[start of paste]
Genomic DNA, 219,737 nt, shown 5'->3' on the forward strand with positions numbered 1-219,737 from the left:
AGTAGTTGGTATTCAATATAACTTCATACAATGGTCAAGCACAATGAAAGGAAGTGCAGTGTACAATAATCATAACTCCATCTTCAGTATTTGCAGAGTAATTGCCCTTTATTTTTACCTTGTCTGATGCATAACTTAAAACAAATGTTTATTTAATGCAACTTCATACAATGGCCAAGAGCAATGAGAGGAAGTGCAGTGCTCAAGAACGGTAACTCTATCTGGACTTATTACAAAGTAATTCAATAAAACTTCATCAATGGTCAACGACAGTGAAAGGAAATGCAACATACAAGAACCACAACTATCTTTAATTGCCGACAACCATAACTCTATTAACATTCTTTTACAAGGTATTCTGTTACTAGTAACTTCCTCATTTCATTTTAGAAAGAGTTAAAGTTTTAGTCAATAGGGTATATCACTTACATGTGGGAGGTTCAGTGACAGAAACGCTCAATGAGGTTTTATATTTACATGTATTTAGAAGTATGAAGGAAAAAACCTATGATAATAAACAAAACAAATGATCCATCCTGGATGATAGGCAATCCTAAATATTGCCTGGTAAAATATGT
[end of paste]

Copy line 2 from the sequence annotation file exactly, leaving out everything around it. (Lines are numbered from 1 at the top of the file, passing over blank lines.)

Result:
AGTAGTTGGTATTCAATATAACTTCATACAATGGTCAAGCACAATGAAAGGAAGTGCAGTGTACAATAATCATAACTCCATCTTCAGTATTTGCAGAGTAATTGCCCTTTATTTTTACCTTGTCTGATGCATAACTTAAAACAAATGTTTATTTAATGCAACTTCATACAATGGCCAAGAGCAATGAGAGGAAGTGCAGTGCTCAAGAACGGTAACTCTATCTGGACTTATTACAAAGTAATTCAATAAAACTTCATCAATGGTCAACGACAGTGAAAGGAAATGCAACATACAAGAACCACAACTATCTTTAATTGCCGACAACCATAACTCTATTAACATTCTTTTACAAGGTATTCTGTTACTAGTAACTTCCTCATTTCATTTTAGAAAGAGTTAAAGTTTTAGTCAATAGGGTATATCACTTACATGTGGGAGGTTCAGTGACAGAAACGCTCAATGAGGTTTTATATTTACATGTATTTAGAAGTATGAAGGAAAAAACCTATGATAATAAACAAAACAAATGATCCATCCTGGATGATAGGCAATCCTAAATATTGCCTGGTAAAATATGT